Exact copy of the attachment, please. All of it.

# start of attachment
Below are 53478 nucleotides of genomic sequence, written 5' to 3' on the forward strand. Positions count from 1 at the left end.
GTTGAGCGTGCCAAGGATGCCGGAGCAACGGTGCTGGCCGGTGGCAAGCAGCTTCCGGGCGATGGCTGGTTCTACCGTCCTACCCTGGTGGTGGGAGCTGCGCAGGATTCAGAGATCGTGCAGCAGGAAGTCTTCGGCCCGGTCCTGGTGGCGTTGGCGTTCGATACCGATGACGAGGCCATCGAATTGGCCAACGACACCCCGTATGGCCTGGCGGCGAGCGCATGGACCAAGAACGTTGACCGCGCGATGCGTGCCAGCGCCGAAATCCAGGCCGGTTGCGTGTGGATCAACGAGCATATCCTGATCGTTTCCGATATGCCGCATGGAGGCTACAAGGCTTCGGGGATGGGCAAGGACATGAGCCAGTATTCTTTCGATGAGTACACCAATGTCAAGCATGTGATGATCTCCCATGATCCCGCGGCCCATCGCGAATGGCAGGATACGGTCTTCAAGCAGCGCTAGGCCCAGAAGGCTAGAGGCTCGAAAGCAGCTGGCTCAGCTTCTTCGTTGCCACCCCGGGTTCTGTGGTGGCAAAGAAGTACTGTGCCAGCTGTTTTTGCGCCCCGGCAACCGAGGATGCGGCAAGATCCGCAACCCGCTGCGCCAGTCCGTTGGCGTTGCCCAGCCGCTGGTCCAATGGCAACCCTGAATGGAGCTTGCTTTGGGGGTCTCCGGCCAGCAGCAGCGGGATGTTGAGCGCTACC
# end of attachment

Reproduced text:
Below are 53478 nucleotides of genomic sequence, written 5' to 3' on the forward strand. Positions count from 1 at the left end.
GTTGAGCGTGCCAAGGATGCCGGAGCAACGGTGCTGGCCGGTGGCAAGCAGCTTCCGGGCGATGGCTGGTTCTACCGTCCTACCCTGGTGGTGGGAGCTGCGCAGGATTCAGAGATCGTGCAGCAGGAAGTCTTCGGCCCGGTCCTGGTGGCGTTGGCGTTCGATACCGATGACGAGGCCATCGAATTGGCCAACGACACCCCGTATGGCCTGGCGGCGAGCGCATGGACCAAGAACGTTGACCGCGCGATGCGTGCCAGCGCCGAAATCCAGGCCGGTTGCGTGTGGATCAACGAGCATATCCTGATCGTTTCCGATATGCCGCATGGAGGCTACAAGGCTTCGGGGATGGGCAAGGACATGAGCCAGTATTCTTTCGATGAGTACACCAATGTCAAGCATGTGATGATCTCCCATGATCCCGCGGCCCATCGCGAATGGCAGGATACGGTCTTCAAGCAGCGCTAGGCCCAGAAGGCTAGAGGCTCGAAAGCAGCTGGCTCAGCTTCTTCGTTGCCACCCCGGGTTCTGTGGTGGCAAAGAAGTACTGTGCCAGCTGTTTTTGCGCCCCGGCAACCGAGGATGCGGCAAGATCCGCAACCCGCTGCGCCAGTCCGTTGGCGTTGCCCAGCCGCTGGTCCAATGGCAACCCTGAATGGAGCTTGCTTTGGGGGTCTCCGGCCAGCAGCAGCGGGATGTTGAGCGCTACC